Technology Infrastructure Risk
This risk examines the inadequate information technology infrastructure and enterprise resource planning system to effectively and efficiently support the current and future needs of businesses. “This risk can be considered the highest in the financial sector despite huge investments by banks into upgrading and acquiring new digital technology tools like cloud computing, artificial intelligence, and diverse software. Technology, media, and telecommunication industry consider this risk as number 2 risk.”
The business ecosystem is rapidly evolving across different sectors and economies. Advancement in digital technology has continued to enable business innovations and agility across the world. Cybersecurity directly affects the resilience of organizations, economy, and individual safety. ‘The volume, sophistication, and the ever-involving nature of cyber-attacks in recent times, demands every organization to adopt innovative approaches to the management of cybersecurity risks.”
Customer Attrition Risk
This risk examines the loss of key customers and patronage resulting from perceived or actual inability to meet customers’ expectations. Customers expect organizations to keep up with their demands and will often compare their experiences across sectors using the best experience as the baseline for all others.
“Additionally, the shape of the economic landscape over the last few years has made customers more sensitive to the quality of experience they receive and their perception of value for money. There are higher attrition risks and a decline in brand loyalty in some sectors.”
Talent Shortage/Attrition Risk
This looks at the level and quality of skills, knowledge, and experience required to achieve business objectives and/or sustain growth.
Changing skills in demand, increased talent mobility, shifting employee expectations and the integration of human and intelligent automation are reinventing the workplace’. The 2 key factors that contribute to widening talent gap are quality of education and talent migration/brain drain of highly skilled Nigerians to countries like the United States, Canada, the United Kingdom, Australia.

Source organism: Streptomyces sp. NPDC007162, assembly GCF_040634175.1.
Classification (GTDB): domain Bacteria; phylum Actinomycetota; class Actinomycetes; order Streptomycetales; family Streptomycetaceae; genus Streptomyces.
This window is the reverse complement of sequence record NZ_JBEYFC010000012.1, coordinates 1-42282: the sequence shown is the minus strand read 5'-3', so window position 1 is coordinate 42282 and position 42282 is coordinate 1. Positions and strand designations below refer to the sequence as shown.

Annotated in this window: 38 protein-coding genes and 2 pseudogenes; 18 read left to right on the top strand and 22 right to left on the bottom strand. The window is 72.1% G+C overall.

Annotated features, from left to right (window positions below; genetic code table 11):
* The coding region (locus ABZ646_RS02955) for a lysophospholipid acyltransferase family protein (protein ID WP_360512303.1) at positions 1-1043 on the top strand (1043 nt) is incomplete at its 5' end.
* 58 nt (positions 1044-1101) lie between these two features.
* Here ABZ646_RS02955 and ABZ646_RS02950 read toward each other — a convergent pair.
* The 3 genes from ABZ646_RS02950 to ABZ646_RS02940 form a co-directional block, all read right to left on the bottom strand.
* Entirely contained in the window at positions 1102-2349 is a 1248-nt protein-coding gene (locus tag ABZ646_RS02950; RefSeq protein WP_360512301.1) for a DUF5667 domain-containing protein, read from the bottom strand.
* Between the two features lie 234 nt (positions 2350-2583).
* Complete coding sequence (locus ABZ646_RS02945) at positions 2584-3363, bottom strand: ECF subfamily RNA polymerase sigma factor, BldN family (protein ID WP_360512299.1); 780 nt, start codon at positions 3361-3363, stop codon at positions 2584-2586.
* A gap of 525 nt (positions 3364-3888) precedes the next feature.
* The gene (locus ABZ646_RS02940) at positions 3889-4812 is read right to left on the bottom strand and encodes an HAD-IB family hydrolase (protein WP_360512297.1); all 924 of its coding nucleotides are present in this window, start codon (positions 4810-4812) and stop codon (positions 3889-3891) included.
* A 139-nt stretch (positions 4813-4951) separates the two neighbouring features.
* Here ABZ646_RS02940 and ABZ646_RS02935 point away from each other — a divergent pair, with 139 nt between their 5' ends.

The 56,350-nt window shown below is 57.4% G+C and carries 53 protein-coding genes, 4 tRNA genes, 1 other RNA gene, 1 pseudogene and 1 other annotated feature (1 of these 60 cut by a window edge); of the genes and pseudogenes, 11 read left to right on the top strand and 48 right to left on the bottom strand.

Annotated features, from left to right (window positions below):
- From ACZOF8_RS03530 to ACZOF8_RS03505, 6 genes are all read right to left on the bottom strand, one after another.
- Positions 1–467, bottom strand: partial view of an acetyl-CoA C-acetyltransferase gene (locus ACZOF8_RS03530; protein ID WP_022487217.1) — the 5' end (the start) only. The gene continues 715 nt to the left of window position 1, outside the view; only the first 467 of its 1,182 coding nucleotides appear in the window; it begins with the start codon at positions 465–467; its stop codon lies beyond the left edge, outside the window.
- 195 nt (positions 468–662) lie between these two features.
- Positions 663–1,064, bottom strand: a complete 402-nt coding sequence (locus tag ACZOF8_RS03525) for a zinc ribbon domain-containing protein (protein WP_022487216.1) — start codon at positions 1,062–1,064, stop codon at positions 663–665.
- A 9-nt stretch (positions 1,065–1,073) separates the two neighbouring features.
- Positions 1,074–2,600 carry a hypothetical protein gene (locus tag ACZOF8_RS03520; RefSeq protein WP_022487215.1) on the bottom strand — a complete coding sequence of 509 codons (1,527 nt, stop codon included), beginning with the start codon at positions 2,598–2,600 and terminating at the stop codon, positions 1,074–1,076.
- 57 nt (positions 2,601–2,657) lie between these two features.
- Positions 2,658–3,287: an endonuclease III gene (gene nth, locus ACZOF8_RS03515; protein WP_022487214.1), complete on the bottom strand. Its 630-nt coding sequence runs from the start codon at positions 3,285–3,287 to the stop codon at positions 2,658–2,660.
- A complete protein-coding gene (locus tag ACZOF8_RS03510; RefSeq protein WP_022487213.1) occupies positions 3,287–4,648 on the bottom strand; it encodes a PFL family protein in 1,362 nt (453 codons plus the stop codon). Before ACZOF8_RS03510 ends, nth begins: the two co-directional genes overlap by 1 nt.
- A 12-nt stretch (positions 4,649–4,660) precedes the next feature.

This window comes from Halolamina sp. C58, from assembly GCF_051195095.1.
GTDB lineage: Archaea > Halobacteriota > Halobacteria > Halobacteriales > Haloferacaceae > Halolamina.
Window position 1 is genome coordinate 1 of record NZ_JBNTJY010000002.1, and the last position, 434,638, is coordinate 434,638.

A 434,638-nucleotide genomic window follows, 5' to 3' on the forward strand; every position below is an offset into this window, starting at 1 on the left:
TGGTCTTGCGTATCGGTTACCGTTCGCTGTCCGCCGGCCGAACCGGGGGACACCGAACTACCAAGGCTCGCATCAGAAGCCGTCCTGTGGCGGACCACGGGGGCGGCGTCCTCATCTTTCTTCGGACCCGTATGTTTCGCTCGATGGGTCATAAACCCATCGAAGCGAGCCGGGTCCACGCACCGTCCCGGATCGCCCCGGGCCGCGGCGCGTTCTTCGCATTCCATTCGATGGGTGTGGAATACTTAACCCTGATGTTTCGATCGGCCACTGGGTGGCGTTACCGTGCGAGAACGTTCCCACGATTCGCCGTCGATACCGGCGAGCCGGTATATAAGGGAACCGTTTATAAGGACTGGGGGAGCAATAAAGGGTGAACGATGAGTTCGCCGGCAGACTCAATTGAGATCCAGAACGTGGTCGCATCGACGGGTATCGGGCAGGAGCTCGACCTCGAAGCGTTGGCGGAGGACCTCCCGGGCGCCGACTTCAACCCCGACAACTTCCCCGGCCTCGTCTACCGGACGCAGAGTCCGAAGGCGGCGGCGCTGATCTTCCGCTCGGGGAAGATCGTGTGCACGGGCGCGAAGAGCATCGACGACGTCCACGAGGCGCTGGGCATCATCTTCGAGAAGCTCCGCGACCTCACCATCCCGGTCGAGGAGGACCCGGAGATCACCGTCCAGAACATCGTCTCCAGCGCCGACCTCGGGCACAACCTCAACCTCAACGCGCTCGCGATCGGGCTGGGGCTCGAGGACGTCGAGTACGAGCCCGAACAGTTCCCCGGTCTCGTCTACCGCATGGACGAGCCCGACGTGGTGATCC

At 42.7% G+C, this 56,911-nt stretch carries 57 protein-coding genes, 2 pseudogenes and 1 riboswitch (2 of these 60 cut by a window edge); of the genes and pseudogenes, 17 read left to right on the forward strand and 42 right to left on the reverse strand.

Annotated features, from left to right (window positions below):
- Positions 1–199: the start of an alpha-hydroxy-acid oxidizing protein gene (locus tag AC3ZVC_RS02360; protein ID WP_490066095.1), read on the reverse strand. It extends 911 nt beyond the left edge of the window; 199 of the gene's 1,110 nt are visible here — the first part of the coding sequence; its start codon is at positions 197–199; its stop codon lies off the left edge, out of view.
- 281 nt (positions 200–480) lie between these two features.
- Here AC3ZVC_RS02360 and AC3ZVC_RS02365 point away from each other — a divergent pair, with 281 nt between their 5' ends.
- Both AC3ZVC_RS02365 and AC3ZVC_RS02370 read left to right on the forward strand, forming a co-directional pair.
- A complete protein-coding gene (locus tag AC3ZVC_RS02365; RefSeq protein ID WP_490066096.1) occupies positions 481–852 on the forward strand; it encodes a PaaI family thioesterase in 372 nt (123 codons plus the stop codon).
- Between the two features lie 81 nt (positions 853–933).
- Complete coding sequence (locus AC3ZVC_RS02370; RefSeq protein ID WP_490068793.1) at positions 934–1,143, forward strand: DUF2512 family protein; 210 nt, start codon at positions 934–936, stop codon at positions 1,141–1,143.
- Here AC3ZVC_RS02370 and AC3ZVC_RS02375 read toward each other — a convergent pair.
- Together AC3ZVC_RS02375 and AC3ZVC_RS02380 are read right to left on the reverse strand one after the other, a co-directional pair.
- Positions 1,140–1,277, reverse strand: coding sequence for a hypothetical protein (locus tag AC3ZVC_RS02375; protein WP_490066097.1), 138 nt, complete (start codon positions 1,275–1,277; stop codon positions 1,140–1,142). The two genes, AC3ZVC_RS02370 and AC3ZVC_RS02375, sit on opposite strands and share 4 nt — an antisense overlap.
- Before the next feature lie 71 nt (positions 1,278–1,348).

Business Continuity Risk
Organizations are faced with several threats of potentially disruptive and unexpected adverse developments in their operating environment, including pandemic, wars, terrorist attacks. This risk can impact the profitability and cash flow for an organization due to an immediate decline of revenue and ultimately the going concern of a business if not adequately managed.
This risk examines the ineffective frameworks, processes, or practices by which the organization is controlled and directed. In today’s corporate world, a sound corporate governance system has become a strong determinant of companies’ economic fortune, operational sustainability, and longevity.
In addition, it sets the tone for the relationship between the board of directors, management, employees, and other stakeholders including the regulators. It also provides a framework for transparency, fairness, and accountability leading to profit maximization, promoting investors’ confidence, and ultimately creating jobs.